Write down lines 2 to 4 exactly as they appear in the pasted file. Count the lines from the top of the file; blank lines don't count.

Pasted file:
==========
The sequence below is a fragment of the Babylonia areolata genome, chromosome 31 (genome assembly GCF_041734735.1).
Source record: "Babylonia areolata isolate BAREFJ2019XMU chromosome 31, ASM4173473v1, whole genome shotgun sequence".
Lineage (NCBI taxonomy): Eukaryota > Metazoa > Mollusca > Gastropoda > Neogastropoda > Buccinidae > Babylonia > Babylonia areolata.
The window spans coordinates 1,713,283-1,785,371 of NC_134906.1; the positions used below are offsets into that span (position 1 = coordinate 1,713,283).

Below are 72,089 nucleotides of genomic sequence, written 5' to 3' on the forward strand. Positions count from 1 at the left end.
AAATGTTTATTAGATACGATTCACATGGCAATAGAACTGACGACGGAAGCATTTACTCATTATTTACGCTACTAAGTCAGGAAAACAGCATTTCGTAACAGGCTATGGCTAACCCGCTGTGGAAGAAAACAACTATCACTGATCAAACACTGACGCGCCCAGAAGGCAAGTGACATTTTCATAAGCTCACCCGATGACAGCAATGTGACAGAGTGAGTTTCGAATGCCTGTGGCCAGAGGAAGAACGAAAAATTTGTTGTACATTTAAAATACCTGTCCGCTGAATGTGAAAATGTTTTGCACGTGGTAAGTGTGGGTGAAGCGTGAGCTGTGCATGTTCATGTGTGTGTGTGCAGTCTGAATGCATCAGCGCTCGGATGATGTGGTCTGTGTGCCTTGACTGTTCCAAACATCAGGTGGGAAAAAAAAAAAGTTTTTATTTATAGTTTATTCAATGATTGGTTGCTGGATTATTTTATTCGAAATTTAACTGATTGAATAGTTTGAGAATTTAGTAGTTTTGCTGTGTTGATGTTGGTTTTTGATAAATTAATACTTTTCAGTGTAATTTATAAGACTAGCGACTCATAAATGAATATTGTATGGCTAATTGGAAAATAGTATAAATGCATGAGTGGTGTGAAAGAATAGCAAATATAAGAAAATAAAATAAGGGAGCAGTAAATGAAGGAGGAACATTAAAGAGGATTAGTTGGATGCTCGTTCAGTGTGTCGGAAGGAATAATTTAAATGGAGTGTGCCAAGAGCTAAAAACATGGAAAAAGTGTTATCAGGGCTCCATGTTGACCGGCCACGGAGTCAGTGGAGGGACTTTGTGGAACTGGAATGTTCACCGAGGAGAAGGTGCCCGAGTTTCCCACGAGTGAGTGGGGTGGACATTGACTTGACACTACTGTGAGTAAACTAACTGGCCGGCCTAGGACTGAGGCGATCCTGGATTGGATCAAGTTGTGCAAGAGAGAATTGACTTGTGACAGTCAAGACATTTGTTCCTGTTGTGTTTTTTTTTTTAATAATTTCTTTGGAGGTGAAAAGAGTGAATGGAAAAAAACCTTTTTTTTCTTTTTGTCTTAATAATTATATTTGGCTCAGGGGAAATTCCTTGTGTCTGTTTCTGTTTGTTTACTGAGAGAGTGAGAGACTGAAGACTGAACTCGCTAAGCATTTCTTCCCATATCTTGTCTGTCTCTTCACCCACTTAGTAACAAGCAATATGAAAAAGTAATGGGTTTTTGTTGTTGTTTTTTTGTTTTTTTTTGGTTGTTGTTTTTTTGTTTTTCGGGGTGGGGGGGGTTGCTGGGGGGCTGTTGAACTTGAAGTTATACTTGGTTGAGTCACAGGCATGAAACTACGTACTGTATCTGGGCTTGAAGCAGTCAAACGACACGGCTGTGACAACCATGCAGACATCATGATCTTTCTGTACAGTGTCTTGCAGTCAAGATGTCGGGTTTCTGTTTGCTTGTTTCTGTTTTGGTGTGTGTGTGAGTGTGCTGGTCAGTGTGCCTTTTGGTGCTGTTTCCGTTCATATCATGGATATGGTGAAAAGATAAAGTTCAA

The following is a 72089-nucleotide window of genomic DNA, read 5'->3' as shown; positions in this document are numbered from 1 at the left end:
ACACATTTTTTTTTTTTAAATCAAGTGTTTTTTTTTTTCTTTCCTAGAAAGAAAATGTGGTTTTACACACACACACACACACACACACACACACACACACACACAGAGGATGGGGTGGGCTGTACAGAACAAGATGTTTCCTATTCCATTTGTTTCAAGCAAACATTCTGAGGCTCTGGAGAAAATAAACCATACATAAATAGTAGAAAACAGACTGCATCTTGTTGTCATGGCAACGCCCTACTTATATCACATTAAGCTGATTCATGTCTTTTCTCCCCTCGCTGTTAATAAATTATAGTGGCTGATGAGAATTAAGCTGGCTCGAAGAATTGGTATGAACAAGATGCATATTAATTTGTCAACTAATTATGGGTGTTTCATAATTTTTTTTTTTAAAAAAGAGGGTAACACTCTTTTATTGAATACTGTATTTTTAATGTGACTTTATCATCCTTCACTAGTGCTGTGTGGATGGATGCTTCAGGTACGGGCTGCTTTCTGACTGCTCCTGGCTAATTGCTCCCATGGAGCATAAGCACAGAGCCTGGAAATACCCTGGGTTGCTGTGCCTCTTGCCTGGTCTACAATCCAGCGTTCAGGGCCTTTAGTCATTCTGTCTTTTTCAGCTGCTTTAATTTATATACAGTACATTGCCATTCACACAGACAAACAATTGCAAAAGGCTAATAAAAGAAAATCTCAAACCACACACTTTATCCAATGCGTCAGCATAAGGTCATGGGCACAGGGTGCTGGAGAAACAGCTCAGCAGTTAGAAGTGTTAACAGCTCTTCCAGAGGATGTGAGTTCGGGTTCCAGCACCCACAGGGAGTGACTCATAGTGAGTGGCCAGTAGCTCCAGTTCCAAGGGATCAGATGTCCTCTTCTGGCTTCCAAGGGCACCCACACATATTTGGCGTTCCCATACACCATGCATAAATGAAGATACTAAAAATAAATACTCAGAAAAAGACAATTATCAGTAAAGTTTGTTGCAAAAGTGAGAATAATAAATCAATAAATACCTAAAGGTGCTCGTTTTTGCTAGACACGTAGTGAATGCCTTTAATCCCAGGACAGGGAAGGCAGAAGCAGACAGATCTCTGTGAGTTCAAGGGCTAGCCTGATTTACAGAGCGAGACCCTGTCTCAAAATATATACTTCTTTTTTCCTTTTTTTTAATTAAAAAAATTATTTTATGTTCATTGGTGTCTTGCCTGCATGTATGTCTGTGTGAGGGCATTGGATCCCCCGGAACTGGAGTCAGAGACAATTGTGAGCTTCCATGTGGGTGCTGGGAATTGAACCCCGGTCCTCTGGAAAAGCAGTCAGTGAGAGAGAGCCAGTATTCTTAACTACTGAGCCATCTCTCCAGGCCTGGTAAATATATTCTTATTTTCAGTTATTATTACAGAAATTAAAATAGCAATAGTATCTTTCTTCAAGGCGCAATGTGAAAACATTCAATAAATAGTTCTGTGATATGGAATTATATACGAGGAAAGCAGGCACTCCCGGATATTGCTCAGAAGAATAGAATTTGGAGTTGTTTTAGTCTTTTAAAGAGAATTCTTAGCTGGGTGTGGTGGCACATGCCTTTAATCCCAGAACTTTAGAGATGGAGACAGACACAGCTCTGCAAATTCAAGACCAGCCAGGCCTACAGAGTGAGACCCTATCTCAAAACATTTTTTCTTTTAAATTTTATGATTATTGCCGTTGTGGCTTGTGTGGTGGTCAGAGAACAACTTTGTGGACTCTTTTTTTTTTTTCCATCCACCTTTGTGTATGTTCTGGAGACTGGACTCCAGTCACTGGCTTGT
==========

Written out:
Source record: "Babylonia areolata isolate BAREFJ2019XMU chromosome 31, ASM4173473v1, whole genome shotgun sequence".
Lineage (NCBI taxonomy): Eukaryota > Metazoa > Mollusca > Gastropoda > Neogastropoda > Buccinidae > Babylonia > Babylonia areolata.
The window spans coordinates 1,713,283-1,785,371 of NC_134906.1; the positions used below are offsets into that span (position 1 = coordinate 1,713,283).